The report is entitled “Report on the State of the First Amendment in the University of North Carolina System” — and FIRE’s Greg Lukianoff says what is revealed in the report “ought to outrage everyone” in the state. A press release on the report offers several examples:
- A ban on “insults, taunts, or challenges directed toward another person” (Appalachian State University).
- A practice of outlawing “statements of intolerance” (North Carolina Central University), which FIRE says mirrors a speech code in Pennsylvania that was deemed unconstitutional.
- A requirement that all students “respect the dignity of all persons” and “strive for the openness to learn from differences in people” lest they be punished (UNC Asheville).
- A policy outlawing “disrespect for persons” (UNC Greensboro), which FIRE describes as “Orwellian.”
- Two instances in which FIRE says it had to intervene to protect Christian student groups that were “threatened with dissolution” for refusing to admit members who did not share their beliefs (both incidents at UNC Chapel Hill).
Officials at UNC have not been able to defend in public what they do in private, says FIRE program officer Samantha Harris. She believes constitutional violations in the UNC System go far beyond efforts to silence religious groups, and she cites several of the examples offered in her group’s press release as evidence of that.
The vice president and general counsel for the university system has called the report “a case of smoke with no fire,” and reports that UNC rarely receives complaints regarding the infringement of free-speech rights on its campuses. But Harris says UNC officials are missing the point.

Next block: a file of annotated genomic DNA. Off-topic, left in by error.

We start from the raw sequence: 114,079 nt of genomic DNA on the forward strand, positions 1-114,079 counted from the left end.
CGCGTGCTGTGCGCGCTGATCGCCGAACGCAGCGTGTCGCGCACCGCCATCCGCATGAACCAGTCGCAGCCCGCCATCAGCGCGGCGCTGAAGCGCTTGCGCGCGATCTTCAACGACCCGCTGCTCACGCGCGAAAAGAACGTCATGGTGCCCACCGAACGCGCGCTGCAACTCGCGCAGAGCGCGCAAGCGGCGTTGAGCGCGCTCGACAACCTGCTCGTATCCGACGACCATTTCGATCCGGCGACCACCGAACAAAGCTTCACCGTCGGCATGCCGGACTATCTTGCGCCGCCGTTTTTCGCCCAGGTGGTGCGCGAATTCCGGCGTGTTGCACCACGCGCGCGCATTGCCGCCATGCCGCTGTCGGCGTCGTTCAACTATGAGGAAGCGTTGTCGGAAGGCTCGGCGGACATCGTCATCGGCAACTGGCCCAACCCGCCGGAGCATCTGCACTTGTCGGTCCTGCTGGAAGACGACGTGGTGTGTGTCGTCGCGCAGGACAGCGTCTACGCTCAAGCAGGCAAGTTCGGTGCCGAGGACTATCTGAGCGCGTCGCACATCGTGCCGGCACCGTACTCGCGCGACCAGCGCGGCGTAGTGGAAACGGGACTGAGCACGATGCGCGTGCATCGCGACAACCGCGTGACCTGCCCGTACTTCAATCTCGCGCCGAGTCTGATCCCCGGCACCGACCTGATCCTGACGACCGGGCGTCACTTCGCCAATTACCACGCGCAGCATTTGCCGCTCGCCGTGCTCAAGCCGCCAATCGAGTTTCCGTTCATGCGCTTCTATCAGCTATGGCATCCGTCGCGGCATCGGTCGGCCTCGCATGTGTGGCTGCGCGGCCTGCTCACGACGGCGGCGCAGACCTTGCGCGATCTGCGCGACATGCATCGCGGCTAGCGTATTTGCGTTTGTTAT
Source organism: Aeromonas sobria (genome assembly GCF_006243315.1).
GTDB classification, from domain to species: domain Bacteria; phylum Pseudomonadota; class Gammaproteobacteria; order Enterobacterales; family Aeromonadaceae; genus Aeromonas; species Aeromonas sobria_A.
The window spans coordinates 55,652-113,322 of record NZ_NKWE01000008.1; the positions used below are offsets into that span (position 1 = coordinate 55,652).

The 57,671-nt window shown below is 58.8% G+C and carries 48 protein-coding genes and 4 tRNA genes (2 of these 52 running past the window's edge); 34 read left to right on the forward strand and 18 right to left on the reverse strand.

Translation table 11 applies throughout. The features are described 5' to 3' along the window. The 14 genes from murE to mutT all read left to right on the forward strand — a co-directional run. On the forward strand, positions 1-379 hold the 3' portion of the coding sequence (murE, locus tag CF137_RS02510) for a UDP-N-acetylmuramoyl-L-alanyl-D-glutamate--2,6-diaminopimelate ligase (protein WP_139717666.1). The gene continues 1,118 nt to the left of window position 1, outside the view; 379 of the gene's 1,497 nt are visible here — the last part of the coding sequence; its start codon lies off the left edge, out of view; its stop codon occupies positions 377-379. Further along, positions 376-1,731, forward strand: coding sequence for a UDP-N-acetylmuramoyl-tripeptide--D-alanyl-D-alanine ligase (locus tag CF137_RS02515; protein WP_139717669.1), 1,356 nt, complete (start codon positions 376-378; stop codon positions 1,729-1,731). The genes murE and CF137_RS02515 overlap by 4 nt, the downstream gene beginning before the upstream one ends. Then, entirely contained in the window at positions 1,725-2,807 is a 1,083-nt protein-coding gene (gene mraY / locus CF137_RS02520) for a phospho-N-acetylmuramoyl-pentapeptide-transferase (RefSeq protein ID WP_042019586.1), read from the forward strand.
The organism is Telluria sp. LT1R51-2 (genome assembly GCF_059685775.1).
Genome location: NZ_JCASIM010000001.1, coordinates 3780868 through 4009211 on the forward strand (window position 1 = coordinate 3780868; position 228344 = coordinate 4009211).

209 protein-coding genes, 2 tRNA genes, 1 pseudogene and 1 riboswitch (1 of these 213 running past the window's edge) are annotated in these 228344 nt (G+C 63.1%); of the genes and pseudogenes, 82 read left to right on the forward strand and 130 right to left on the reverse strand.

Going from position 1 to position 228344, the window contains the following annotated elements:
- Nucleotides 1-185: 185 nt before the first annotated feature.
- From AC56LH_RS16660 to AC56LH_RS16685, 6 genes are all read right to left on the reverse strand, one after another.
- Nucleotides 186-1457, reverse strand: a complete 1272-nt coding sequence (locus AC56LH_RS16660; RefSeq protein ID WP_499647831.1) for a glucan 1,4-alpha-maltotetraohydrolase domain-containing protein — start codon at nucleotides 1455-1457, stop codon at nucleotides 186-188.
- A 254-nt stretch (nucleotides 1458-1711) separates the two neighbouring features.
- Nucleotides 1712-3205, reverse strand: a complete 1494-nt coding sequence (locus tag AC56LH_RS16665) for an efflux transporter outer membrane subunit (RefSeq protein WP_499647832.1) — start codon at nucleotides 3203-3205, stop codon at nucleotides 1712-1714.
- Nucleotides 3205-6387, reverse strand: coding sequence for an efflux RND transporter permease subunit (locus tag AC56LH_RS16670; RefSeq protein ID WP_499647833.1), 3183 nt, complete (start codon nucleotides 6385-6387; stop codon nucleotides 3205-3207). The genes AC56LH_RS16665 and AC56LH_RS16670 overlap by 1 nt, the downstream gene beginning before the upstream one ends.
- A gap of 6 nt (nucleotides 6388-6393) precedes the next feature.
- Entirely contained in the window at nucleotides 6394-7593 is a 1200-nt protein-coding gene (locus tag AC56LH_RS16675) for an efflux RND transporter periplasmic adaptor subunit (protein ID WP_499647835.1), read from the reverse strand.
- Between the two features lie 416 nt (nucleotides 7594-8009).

“Having unconstitutional policies is the problem,” Harris says. “Students are not necessarily going to complain that their free-speech rights are being infringed.”
She explains that when restrictive policies are in place, students and faculty are reluctant to voice their concerns for fear that they might violate those policies and might find themselves in trouble with campus authorities. “That’s what we call a ‘chilling’ effect on speech,” she says, “and that’s one of the worst aspects of these policies.”
Harris contends that while public universities do have to prevent true harassment and obscenity, they have no right to interfere with the First Amendment rights of their students.
FIRE is urging schools in the UNC System to review their speech policies and ensure they are in accordance with First Amendment standards set forth by the U.S. Supreme Court and the U.S. Education Department’s Office for Civil Rights. As they are, says the education rights group, those policies and restrictions on religious groups likely could stand up to a legal challenge. Another remedy, says FIRE, would be for the North Carolina legislature to craft a uniform anti-harassment policy that would instantly make obsolete the speech codes on the various campuses.
Schools: University of North Carolina School of the Arts University of North Carolina – Wilmington University of North Carolina – Pembroke University of North Carolina – Greensboro University of North Carolina – Charlotte